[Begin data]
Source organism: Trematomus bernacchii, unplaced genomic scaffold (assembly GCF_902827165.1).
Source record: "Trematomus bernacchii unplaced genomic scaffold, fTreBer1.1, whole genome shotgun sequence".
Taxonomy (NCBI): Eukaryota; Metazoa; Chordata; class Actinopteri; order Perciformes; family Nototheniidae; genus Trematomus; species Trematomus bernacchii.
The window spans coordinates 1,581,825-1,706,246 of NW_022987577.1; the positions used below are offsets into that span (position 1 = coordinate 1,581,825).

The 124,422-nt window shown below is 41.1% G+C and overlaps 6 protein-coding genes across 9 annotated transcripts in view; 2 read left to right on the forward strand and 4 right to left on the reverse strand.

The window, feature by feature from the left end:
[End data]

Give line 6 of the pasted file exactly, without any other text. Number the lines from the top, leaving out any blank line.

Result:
The window, feature by feature from the left end: